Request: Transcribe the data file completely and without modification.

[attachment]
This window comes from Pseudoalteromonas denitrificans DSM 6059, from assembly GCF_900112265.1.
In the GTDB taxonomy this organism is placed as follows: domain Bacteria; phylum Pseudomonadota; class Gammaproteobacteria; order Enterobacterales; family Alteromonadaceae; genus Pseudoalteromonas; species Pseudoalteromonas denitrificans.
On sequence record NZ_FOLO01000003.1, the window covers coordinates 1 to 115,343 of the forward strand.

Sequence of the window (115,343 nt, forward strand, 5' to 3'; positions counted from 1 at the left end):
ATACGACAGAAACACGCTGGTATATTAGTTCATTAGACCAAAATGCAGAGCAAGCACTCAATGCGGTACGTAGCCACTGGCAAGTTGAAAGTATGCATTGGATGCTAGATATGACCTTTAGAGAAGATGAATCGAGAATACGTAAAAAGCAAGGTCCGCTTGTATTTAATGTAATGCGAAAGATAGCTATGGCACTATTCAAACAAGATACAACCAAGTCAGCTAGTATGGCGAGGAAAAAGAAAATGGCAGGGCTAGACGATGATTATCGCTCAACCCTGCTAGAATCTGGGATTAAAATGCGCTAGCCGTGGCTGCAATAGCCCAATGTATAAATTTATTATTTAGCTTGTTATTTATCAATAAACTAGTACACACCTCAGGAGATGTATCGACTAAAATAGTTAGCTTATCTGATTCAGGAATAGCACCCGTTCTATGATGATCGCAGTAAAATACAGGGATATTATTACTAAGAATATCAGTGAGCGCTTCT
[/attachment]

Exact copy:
This window comes from Pseudoalteromonas denitrificans DSM 6059, from assembly GCF_900112265.1.
In the GTDB taxonomy this organism is placed as follows: domain Bacteria; phylum Pseudomonadota; class Gammaproteobacteria; order Enterobacterales; family Alteromonadaceae; genus Pseudoalteromonas; species Pseudoalteromonas denitrificans.
On sequence record NZ_FOLO01000003.1, the window covers coordinates 1 to 115,343 of the forward strand.

Sequence of the window (115,343 nt, forward strand, 5' to 3'; positions counted from 1 at the left end):
ATACGACAGAAACACGCTGGTATATTAGTTCATTAGACCAAAATGCAGAGCAAGCACTCAATGCGGTACGTAGCCACTGGCAAGTTGAAAGTATGCATTGGATGCTAGATATGACCTTTAGAGAAGATGAATCGAGAATACGTAAAAAGCAAGGTCCGCTTGTATTTAATGTAATGCGAAAGATAGCTATGGCACTATTCAAACAAGATACAACCAAGTCAGCTAGTATGGCGAGGAAAAAGAAAATGGCAGGGCTAGACGATGATTATCGCTCAACCCTGCTAGAATCTGGGATTAAAATGCGCTAGCCGTGGCTGCAATAGCCCAATGTATAAATTTATTATTTAGCTTGTTATTTATCAATAAACTAGTACACACCTCAGGAGATGTATCGACTAAAATAGTTAGCTTATCTGATTCAGGAATAGCACCCGTTCTATGATGATCGCAGTAAAATACAGGGATATTATTACTAAGAATATCAGTGAGCGCTTCT